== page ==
Either could prompt rocketing bids, except that both were large, unsuitable for the average modern house. For their own square hall the first would look imposing, the other enchanting. There must, thought the seldom-churchgoing Nan, be a patron saint for bidders. If so, she would send up a special double-pronged prayer.
She smiled as Shelagh, the auctioneer’s blonde assistant, approached to exchange a few neighbourly words. She mentioned her interest, then departed before further temptation should strike. Tomorrow she would firmly restrict herself to bidding for the tables.
In the auction rooms’ cramped little office Charles Hennigan looked up from his computer.
‘Shelagh, what now?’
‘Sandy’s not turned up. I’ve rung his mobile and it’s switched off.’
‘Try him at home.’
‘I’ve done that, left a message. And both vans are here, so he’s not out collecting.’
‘Get someone else in. There’s stuff to move and the Simpson chinaware still needs ticketing.’
The woman’s lips tightened. Get someone. Like, snatched out of air? Or was she to give birth on the spot? To a large, horny-handed gorilla who could lift four times his own body weight? ‘Easy to say, Charlie.’
He switched on his professional smile, smothering annoyance with treacly charm. ‘You know you can do it.’
He turned back to his keyboard, flicked on to Sotheby’s list. Sucking her cheeks in, Shelagh made a beeline to her car. Rout the blasted man out, lying abed when needed at work. Batter on the oaf’s door until he’d no choice but to answer. And if someone reported to Charlie that she too had gone AWOL, he could deal with that problem himself.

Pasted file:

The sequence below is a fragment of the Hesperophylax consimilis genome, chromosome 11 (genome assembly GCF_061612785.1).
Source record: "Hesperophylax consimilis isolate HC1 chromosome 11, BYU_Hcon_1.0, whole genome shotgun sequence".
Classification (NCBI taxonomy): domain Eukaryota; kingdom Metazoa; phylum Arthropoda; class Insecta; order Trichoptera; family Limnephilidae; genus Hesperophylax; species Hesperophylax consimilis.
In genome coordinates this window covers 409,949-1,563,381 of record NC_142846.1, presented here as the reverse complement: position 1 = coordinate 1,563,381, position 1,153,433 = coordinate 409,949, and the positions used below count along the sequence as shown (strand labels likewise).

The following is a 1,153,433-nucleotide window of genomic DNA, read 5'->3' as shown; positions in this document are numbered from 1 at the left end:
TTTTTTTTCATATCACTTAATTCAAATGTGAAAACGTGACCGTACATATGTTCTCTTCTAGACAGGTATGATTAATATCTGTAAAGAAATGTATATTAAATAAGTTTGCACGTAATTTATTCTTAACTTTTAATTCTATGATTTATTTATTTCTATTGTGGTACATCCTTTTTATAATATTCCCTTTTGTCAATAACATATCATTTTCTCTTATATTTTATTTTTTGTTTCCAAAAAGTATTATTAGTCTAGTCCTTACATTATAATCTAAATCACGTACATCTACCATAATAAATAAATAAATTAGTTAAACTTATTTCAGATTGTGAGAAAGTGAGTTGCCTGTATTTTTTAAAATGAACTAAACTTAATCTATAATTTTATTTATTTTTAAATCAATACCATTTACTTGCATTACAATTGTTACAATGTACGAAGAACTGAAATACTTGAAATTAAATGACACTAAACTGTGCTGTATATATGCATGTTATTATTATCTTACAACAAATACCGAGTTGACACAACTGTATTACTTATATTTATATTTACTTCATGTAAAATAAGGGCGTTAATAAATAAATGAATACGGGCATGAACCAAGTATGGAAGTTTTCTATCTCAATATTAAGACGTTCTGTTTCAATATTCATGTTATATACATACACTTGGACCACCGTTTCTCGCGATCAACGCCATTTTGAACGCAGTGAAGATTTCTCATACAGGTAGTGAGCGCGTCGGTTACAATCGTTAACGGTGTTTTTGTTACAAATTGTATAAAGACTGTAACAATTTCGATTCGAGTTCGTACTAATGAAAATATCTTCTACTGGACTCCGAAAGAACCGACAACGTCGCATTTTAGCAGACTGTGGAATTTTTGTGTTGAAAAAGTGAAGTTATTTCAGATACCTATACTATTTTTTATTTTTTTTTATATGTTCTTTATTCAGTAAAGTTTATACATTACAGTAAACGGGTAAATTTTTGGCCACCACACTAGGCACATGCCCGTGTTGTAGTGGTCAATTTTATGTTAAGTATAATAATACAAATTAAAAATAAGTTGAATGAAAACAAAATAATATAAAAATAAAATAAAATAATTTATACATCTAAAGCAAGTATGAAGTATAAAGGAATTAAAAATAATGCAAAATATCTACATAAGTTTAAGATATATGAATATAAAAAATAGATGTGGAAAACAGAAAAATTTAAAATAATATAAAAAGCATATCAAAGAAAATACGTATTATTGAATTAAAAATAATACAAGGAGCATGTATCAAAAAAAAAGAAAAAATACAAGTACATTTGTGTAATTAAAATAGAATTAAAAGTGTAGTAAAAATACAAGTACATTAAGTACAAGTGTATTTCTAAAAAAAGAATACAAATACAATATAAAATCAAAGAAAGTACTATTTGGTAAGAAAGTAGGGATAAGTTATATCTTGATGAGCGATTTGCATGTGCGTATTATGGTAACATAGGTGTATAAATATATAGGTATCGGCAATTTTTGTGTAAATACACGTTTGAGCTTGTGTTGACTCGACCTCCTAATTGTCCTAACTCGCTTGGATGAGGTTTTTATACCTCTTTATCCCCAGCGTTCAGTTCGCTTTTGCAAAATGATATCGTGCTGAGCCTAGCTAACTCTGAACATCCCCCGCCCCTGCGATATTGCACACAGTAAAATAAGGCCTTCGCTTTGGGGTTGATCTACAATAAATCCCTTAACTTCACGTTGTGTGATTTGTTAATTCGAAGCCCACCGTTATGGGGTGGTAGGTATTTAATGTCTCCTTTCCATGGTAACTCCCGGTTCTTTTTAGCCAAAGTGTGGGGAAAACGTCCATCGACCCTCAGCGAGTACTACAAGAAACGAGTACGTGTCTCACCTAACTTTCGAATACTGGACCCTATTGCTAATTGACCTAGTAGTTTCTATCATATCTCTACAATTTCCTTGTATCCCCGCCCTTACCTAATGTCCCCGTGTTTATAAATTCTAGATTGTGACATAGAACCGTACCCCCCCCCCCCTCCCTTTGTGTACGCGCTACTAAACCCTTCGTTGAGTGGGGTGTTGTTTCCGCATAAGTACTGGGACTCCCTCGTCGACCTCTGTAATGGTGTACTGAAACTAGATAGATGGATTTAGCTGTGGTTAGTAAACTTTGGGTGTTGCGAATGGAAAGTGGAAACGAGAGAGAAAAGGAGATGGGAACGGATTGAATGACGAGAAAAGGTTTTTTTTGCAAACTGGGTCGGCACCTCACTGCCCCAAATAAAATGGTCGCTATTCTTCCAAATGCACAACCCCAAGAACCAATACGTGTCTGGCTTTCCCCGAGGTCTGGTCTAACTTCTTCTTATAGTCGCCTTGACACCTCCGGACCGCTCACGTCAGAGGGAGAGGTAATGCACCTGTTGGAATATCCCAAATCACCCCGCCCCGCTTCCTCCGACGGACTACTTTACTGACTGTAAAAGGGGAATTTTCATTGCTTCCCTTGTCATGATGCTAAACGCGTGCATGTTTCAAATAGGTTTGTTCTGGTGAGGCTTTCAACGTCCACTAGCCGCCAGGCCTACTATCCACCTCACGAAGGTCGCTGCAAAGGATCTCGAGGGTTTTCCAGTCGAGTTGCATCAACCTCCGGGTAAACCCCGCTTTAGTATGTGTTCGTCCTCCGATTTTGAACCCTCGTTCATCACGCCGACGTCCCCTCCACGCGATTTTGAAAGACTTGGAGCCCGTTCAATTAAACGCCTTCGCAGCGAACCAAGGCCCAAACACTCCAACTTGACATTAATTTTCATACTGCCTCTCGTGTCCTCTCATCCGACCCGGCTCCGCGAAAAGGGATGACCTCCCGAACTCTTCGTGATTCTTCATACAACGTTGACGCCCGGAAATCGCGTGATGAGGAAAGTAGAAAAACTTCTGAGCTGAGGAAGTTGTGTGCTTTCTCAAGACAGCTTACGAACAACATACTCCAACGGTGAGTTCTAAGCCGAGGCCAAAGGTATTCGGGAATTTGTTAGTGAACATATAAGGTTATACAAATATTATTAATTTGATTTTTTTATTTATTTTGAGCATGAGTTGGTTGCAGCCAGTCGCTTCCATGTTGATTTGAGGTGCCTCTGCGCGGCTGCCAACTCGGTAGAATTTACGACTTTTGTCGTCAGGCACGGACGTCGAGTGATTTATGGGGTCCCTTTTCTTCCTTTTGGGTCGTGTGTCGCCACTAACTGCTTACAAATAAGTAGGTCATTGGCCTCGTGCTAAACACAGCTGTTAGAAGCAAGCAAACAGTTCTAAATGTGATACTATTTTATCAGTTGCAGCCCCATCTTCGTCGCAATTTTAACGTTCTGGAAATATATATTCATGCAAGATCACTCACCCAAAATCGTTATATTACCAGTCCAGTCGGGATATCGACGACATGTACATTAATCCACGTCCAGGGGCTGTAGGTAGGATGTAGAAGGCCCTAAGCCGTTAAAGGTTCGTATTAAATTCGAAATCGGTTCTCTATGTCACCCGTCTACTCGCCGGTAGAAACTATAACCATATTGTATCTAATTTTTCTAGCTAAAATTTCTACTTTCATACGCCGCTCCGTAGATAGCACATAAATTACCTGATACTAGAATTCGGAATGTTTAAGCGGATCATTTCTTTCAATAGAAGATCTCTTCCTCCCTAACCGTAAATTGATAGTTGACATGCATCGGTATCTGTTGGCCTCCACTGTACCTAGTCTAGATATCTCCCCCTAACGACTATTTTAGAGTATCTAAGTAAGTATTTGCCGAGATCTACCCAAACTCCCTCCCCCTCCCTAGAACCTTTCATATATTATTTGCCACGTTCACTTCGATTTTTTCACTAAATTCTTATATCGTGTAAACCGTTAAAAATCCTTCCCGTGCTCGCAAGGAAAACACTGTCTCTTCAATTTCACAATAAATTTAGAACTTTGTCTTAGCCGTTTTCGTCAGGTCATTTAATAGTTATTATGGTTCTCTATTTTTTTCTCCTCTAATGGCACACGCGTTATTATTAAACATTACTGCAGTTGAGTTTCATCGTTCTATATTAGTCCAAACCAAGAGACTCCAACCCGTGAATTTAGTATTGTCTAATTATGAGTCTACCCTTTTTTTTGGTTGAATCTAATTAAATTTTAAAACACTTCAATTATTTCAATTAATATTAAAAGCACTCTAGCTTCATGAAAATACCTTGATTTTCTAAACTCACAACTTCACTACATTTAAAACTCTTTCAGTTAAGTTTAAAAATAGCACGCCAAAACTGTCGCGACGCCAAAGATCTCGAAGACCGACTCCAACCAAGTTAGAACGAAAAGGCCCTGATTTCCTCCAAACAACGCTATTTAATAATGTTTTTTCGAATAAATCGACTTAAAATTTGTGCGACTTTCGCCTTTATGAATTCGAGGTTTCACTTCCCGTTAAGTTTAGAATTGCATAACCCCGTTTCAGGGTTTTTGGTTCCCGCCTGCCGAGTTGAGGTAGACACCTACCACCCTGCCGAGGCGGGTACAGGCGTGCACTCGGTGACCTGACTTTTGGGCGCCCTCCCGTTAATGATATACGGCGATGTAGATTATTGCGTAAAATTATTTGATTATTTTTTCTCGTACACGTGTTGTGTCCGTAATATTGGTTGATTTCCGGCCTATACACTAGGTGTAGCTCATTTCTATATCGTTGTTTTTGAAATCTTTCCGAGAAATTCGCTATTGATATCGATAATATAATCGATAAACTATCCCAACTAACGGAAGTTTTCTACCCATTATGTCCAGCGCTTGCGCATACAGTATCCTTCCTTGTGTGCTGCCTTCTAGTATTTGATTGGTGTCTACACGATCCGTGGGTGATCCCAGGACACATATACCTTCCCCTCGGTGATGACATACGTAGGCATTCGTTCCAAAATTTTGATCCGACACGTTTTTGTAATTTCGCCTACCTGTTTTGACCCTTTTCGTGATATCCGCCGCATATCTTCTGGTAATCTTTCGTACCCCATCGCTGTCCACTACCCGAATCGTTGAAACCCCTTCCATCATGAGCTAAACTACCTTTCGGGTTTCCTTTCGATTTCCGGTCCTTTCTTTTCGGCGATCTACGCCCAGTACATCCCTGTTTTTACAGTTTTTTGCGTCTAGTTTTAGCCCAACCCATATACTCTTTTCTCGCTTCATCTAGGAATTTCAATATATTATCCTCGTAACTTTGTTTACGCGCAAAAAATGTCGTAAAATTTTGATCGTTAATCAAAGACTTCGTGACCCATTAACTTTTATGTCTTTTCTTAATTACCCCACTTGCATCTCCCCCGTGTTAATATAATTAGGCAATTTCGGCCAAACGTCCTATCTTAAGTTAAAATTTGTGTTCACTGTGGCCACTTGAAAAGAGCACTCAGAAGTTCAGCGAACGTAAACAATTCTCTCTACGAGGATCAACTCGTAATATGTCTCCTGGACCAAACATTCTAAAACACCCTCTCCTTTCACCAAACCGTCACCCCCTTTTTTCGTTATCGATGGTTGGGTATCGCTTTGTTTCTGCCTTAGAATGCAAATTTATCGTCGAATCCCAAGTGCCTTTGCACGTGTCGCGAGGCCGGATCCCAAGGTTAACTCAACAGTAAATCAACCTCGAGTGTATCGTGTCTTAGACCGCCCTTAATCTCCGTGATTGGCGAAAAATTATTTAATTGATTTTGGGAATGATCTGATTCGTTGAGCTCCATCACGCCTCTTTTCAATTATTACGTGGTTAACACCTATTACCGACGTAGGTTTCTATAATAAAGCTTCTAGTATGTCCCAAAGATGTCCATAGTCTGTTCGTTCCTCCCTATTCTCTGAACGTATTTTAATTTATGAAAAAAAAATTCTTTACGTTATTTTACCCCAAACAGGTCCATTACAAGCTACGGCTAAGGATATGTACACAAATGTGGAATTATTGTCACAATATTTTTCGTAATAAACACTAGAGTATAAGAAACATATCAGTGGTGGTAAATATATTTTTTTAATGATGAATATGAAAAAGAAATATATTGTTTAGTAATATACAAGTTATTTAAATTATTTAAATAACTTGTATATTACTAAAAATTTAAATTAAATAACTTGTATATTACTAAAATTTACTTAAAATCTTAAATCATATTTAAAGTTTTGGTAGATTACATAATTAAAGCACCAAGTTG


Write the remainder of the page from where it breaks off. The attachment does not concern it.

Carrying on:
Sandy Craddock, auctioneer’s porter and amateur antiques fancier, heard the car draw up and, through ancient net curtains, watched Shelagh’s approach with concern. When the doorbell shrilled he was flat on the floor below the window. The damn woman rang three times, finally keeping her finger on the bell for at least half a minute. He lay on for a further five while he pictured her rounding the outer wall, trying windows and kitchen door. When finally the car started up and drove away he stood, dusted his knees off and swore out loud.
It would be no lie to claim he was sick. He felt like shit. Already he’d thrown up his breakfast by the dusty laurel hedge behind the auction rooms. From the van’s driving seat he’d seen what happened: the man in the baseball cap starting to cross from the opposite side, threading between traffic, and the biker, appearing from nowhere, simply mowing him down; to vanish in a snarl of acceleration.
Over in a second. Enough to shake anyone. But it wasn’t until, hovering behind the gawkers, he’d picked up the distinctive cap and got blood on his hands, that it hit him.
He’d known instinctively. This had been meant for him.
He had cowered among the scanty shrubs behind Charlie’s office window to puke his heart out. When the shudders ceased, with hunched shoulders, chin buried in roll-neck sweater, and still in a cold sweat, he rammed his wool cap down to his eyes and trudged off uphill, bent on getting lost. He reached home to find the bloodied baseball cap still clenched in one hand. It took a lifetime of shuddering to fit his key in the lock.